This is the basis of the karaoke industry. A karaoke bar is an arcade of the stardom charade. “It’s a booming business in America,” says the man behind the counter at Gagopa Karaoke, whose owner also runs 32 Karaoke, some 20 paces away. The venues along 32nd Street offer noreabang, the Korean version of karaoke that takes place in private eight to twenty-person rooms available for rent at the front counter. (Karaoke, in Korean, refers to the same performance of on-screen lyrics in front of an audience of unknown fellow bar-goers; this form is dominant in the U.S. but relatively uncommon in Korea.) Noreabang has become widely popular and firmly ingrained in Korean culture since the Japanese introduced the karaoke machine in the early 1990s. There’s now one machine for every 80 South Koreans. In Korea, it is typically a sober affair, considered in terms of its palliative qualities.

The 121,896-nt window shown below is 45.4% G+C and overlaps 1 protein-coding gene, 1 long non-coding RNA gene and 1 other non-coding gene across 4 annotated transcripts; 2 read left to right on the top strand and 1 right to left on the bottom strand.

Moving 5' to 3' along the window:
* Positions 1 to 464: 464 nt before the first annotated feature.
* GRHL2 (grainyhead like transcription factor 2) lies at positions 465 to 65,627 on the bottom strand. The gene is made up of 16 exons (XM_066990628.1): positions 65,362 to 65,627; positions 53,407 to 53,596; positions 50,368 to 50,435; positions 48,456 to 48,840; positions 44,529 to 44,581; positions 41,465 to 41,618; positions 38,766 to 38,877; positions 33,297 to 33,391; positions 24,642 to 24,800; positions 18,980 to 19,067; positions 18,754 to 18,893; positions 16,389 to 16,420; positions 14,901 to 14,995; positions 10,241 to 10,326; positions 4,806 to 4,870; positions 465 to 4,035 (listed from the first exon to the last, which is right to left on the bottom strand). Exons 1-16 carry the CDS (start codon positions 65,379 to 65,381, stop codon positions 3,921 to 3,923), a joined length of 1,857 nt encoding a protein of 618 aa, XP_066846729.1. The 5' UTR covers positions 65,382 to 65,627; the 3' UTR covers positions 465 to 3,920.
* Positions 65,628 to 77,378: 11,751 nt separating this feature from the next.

“There is some kind of relief when you sing a song that reflects your emotion,” the Gagopa host says. “When people are upset or feel bad, they go to noreabang for fresh air,” explains the young man at Karaoke 32. A trope in Korean cinema, noreabang scenes are often the turning point or climax of a film.
Performances are scored against a field of online competitors and can be recorded and shared or emailed to oneself. The host at Wow Karaoke notes that Americans approach it differently: “Nobody has asked me, ‘Can I record my song?’ They just drink and sing.”